IQ testing and intelligence are often thought of as one in the same. Your score on an IQ test demonstrates your intellectual potential, however, over the past several decades, many other views of intelligence have been proposed, including Howard Gardner’s multiple intelligences theory.
For marketers and brands, understanding Gardner’s multiple intelligences theory is key to communicating with customers.
Gardner’s Multiple Intelligences Theory
Gardner’s multiple intelligences theory is based on the belief “that traditional psychometric views of intelligence are too limited.” He first outlined the theory of multiple intelligences in 1983 when he published “Frames of Mind: The Theory of Multiple Intelligences.” In his book, he discusses eight different intelligences as well as a possible ninth known as “existentialist intelligence.”
Gardner reveals in the book that to truly understand the full talents and abilities of people, it’s pertinent not to limit them by a single intellectual capacity but to rather categorize them among multiple intelligences. He also goes on to say that while a person might have one intelligence area that he or she is particularly strong in, there’s a good chance the person is strong in other intelligence categories, as well.
Also, as part of Gardner’s theory, he argues that it’s not how the information reaches our brain, but what matters is what our brain does with the information once it is received.
What Are the Gardner’s Multiple Intelligences?
The eight different categories of Gardner’s multiple intelligences are:
- Naturalistic Intelligence
Those with strong musical-rhythmic intelligence are really good at pinpointing patterns, especially among different types of sound. They often think in patterns and rhythms and tend to excel in musical composition and have the ability to play musical instruments really well. They also have a superior capability to remember songs and melodies.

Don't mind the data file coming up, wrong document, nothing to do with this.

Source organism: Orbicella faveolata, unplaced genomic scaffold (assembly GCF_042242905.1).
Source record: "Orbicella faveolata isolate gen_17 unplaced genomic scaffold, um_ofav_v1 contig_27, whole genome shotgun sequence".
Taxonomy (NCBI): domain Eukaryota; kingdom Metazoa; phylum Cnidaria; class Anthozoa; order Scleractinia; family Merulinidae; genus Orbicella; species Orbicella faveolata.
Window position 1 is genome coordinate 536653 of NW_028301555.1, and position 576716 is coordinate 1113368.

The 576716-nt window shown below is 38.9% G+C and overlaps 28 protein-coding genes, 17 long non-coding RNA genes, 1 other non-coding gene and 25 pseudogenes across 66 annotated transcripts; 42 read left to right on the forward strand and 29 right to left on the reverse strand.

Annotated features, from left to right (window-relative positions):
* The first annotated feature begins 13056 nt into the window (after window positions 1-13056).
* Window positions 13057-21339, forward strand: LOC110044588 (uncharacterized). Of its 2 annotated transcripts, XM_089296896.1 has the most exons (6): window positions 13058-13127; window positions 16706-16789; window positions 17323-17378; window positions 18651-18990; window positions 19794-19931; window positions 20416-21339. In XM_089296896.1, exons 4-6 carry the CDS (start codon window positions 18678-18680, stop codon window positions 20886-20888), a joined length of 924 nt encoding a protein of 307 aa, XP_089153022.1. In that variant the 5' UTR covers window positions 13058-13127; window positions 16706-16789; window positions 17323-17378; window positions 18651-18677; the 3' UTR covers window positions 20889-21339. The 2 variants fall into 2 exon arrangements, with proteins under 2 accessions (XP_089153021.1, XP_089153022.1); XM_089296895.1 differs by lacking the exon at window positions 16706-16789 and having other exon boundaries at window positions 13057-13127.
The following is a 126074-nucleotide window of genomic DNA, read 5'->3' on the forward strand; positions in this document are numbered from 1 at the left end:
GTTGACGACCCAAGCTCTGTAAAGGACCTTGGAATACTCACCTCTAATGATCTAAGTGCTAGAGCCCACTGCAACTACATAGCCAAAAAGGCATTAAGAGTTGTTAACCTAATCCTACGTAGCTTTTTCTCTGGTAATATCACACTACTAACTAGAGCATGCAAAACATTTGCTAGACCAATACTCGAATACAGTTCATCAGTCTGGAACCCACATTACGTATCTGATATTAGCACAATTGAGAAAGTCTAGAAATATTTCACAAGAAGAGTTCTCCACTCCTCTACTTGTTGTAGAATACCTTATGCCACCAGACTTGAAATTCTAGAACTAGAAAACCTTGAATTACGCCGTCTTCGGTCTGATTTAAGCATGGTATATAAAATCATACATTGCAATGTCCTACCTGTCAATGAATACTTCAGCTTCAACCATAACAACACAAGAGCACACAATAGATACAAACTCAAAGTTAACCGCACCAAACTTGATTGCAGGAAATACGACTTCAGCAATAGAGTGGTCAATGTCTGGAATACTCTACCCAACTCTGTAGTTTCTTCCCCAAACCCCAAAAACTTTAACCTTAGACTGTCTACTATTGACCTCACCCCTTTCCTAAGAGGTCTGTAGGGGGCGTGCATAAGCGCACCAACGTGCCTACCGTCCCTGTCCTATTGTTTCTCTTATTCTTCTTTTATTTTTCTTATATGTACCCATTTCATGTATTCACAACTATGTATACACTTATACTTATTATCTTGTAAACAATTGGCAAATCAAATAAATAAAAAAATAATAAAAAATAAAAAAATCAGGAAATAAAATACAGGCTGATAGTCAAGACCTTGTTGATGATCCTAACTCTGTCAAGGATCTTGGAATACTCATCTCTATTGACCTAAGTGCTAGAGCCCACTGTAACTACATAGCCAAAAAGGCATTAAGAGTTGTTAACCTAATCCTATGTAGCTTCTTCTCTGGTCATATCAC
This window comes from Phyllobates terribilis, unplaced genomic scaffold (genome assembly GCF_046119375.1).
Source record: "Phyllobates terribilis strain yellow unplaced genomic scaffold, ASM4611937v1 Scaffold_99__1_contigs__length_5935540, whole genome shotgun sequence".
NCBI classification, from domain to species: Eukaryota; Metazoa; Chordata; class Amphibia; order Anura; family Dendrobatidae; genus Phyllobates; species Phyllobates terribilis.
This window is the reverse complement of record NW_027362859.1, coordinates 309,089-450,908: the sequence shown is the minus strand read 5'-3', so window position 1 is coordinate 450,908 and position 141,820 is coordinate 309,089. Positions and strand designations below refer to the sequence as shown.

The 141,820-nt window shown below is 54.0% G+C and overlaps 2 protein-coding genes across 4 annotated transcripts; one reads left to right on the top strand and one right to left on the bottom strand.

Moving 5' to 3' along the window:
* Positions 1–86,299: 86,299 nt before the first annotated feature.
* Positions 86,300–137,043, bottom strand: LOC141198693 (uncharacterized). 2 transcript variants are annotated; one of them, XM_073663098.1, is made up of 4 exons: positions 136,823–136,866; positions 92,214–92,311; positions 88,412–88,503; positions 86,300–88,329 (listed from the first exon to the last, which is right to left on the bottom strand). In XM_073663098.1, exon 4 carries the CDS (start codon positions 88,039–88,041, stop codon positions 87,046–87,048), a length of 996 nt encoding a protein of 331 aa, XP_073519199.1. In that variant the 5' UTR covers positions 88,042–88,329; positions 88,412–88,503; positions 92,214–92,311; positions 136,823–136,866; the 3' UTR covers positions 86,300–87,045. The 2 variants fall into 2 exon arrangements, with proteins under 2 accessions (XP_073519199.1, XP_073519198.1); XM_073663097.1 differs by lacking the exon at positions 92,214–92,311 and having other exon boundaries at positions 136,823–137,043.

People with strong visual-spatial intelligence are excel in visualizing. They tend to have a good sense of direction and will likely succeed in marketing because of their ability to bring life to marketing messages through the use of visuals. Let’s say your brand conducts market research on the ways your customers use your product. A person with strong visual-spatial intelligence can take your market research and use it to build an effective infographic.
Those with this type of intelligence tend to enjoy writing and reading and are good at putting puzzles together. They also excel in simplifing complex information.
A person with strong linguistic-verbal intelligence has prominent writing and reading skills. They tend to use fancy words when writing and speaking and are really good at memorizing information, which makes perform well when taking tests. If you have strong linguistic-verbal intelligence, you’re probably good at debating because of your ability to give persuasive speeches. Your persuasiveness capabilities along with your proficiency in explaining things really well would make you a great marketer or lawyer.
Those with strong bodily-kinesthetic intelligence are really good at physical activity because of their enhanced physical control capabilities. They usually have a passion for dancing and sports. They also tend to be hands-on and enjoy creating things. As far as memory recall, those with this intelligence tend to learn better by doing rather than hearing or seeing.